), folate intake (both dietary and total) with 200 μg/day increments was not associated with the risk of breast cancer in 8 prospective studies; however, an inverse association with dietary folate was observed in 13 case-control studies (OR: 0.80; 95% CI: 0.72–0.89). Data from several cohort studies, e.g. Nurses’ Health Study, the Canadian National Breast Screening Study and the Iowa Women’s Health Study, also indicate that adequate folate intake could attenuate the elevated risk associated with moderate alcohol consumption (Zhang et al., 1999
; Rohan et al., 2000
; Sellers et al., 2001
). In addition, there was an indication of inverse associations between blood folate concentrations and breast cancer risk, especially in case-control studies, although these associations failed to reach statistical significance (shown in ).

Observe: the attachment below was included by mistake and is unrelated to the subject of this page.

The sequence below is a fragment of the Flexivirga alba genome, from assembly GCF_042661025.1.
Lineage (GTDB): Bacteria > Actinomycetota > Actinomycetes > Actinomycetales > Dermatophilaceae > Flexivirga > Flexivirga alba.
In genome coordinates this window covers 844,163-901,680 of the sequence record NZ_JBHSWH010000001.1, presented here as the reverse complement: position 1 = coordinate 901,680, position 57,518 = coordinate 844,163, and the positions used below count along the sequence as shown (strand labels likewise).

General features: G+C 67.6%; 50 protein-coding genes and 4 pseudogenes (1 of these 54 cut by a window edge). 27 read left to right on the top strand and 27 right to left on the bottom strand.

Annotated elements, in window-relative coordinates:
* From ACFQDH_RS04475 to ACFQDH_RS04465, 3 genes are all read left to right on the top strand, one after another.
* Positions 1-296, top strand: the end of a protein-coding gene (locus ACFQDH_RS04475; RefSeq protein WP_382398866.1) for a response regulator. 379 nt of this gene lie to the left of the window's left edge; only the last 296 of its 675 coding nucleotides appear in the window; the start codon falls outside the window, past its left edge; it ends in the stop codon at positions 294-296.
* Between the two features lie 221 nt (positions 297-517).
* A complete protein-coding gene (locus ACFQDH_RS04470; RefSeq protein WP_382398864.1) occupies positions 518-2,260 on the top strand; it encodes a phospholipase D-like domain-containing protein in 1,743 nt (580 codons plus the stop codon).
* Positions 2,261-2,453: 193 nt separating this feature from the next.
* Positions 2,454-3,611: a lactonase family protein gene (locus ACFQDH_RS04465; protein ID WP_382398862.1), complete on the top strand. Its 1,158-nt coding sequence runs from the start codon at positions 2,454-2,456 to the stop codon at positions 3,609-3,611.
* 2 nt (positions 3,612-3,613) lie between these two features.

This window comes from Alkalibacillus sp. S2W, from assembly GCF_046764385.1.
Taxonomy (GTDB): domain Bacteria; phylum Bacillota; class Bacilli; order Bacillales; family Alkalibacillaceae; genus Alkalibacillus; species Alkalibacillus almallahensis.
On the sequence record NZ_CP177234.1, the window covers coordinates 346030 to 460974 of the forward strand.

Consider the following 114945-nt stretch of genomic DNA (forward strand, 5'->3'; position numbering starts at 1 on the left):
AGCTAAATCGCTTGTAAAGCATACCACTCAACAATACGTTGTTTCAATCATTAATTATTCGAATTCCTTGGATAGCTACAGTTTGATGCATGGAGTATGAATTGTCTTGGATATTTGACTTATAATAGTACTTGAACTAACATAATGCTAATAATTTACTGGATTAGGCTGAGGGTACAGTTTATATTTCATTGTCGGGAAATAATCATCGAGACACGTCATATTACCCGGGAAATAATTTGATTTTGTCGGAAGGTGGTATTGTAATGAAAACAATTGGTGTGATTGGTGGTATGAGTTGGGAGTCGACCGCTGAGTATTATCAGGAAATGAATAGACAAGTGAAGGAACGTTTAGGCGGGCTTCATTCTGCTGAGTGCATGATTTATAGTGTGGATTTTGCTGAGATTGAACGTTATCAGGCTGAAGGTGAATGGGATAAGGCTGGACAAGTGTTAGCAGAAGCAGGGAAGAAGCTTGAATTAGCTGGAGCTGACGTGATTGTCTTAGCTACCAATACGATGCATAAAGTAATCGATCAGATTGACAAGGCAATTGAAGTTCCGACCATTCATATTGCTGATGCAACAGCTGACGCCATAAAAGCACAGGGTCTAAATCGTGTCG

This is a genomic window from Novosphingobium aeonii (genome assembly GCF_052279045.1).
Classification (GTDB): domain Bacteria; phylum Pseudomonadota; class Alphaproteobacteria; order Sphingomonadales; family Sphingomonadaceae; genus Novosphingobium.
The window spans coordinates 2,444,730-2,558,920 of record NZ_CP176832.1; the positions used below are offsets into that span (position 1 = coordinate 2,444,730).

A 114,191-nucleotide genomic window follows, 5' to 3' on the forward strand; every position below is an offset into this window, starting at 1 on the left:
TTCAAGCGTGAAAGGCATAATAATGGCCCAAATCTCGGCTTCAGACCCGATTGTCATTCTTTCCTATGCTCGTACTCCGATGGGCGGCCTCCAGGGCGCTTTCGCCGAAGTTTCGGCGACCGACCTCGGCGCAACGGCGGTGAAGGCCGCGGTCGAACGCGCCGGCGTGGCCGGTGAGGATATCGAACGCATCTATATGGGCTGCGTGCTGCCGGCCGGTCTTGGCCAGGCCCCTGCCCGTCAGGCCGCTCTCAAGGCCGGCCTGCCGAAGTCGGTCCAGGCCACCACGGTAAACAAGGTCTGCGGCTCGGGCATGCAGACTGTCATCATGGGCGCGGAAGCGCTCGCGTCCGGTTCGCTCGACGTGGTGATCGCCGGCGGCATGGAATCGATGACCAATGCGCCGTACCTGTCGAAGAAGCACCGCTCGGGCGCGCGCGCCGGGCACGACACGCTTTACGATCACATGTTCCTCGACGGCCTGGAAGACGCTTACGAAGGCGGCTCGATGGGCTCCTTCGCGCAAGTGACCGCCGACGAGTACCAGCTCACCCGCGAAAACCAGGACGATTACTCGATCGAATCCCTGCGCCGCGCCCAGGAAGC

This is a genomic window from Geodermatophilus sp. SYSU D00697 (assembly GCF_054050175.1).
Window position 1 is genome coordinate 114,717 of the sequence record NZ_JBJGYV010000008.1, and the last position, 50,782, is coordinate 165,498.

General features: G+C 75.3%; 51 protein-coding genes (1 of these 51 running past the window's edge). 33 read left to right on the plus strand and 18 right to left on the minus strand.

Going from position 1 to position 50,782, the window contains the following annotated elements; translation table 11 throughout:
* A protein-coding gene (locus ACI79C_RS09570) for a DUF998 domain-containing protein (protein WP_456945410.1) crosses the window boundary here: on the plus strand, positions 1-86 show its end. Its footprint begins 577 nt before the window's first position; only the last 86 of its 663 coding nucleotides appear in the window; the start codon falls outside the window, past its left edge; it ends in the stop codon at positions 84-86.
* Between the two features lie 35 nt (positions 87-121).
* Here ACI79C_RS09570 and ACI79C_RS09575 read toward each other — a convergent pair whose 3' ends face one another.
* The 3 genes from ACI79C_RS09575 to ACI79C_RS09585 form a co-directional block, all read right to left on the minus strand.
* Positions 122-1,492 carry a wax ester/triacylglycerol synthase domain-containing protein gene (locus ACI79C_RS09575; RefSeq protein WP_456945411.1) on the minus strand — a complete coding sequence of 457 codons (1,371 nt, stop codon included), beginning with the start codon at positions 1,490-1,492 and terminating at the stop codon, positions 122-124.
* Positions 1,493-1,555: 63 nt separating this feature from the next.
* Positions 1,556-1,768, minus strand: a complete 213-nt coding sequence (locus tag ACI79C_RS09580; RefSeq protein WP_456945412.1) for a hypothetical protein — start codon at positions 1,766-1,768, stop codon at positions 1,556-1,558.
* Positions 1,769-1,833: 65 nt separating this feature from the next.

Summary of meta- and pooled analyses on folate and breast cancer risk
Similar results were observed from another meta-analysis by Lewis et al. (2006)
. A total of 13 case-control studies and 9 cohort studies were included; some overlapped with the study of Larsson et al. (2007)
. Summary odds ratios for dietary folate were 0.91 (95% CI: 0.87–0.96) for the case—control studies and 0.99 (95% CI: 0.98–1.01) for the cohort studies with a 100 µg/day increase in folate intake. This study lends additional support that dietary folate (not total folate) may be moderately protective against breast cancer (shown in ).
Results from subsequent cohort studies have been inconsistent or even conflicting. In a French cohort study (1,812 cases among 62,739 postmenopausal women with 9-year follow-up), an inverse association was observed (RR: 0.78; 95% CI: 0.67—0.90) (Lajous et al., 2006